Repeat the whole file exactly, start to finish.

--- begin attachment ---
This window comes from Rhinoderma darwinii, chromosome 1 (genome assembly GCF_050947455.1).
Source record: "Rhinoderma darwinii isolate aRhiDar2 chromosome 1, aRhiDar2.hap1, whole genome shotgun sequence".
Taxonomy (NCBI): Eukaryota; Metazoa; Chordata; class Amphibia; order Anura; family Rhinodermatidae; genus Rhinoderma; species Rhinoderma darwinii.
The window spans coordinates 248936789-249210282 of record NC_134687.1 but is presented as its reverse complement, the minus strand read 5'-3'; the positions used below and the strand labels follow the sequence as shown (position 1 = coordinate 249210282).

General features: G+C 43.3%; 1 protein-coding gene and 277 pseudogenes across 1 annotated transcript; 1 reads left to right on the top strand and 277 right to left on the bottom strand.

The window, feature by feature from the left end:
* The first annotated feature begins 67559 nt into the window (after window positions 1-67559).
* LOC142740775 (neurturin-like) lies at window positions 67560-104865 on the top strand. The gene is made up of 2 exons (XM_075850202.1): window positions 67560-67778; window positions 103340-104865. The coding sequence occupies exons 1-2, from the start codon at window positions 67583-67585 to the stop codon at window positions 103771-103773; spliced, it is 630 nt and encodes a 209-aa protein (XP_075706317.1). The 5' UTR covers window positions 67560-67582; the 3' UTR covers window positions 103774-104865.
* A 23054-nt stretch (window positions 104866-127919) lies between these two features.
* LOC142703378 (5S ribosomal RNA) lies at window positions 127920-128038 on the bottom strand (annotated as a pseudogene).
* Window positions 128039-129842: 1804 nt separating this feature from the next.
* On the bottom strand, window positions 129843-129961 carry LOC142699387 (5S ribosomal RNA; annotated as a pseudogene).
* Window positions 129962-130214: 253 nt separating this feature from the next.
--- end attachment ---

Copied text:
This window comes from Rhinoderma darwinii, chromosome 1 (genome assembly GCF_050947455.1).
Source record: "Rhinoderma darwinii isolate aRhiDar2 chromosome 1, aRhiDar2.hap1, whole genome shotgun sequence".
Taxonomy (NCBI): Eukaryota; Metazoa; Chordata; class Amphibia; order Anura; family Rhinodermatidae; genus Rhinoderma; species Rhinoderma darwinii.
The window spans coordinates 248936789-249210282 of record NC_134687.1 but is presented as its reverse complement, the minus strand read 5'-3'; the positions used below and the strand labels follow the sequence as shown (position 1 = coordinate 249210282).

General features: G+C 43.3%; 1 protein-coding gene and 277 pseudogenes across 1 annotated transcript; 1 reads left to right on the top strand and 277 right to left on the bottom strand.

The window, feature by feature from the left end:
* The first annotated feature begins 67559 nt into the window (after window positions 1-67559).
* LOC142740775 (neurturin-like) lies at window positions 67560-104865 on the top strand. The gene is made up of 2 exons (XM_075850202.1): window positions 67560-67778; window positions 103340-104865. The coding sequence occupies exons 1-2, from the start codon at window positions 67583-67585 to the stop codon at window positions 103771-103773; spliced, it is 630 nt and encodes a 209-aa protein (XP_075706317.1). The 5' UTR covers window positions 67560-67582; the 3' UTR covers window positions 103774-104865.
* A 23054-nt stretch (window positions 104866-127919) lies between these two features.
* LOC142703378 (5S ribosomal RNA) lies at window positions 127920-128038 on the bottom strand (annotated as a pseudogene).
* Window positions 128039-129842: 1804 nt separating this feature from the next.
* On the bottom strand, window positions 129843-129961 carry LOC142699387 (5S ribosomal RNA; annotated as a pseudogene).
* Window positions 129962-130214: 253 nt separating this feature from the next.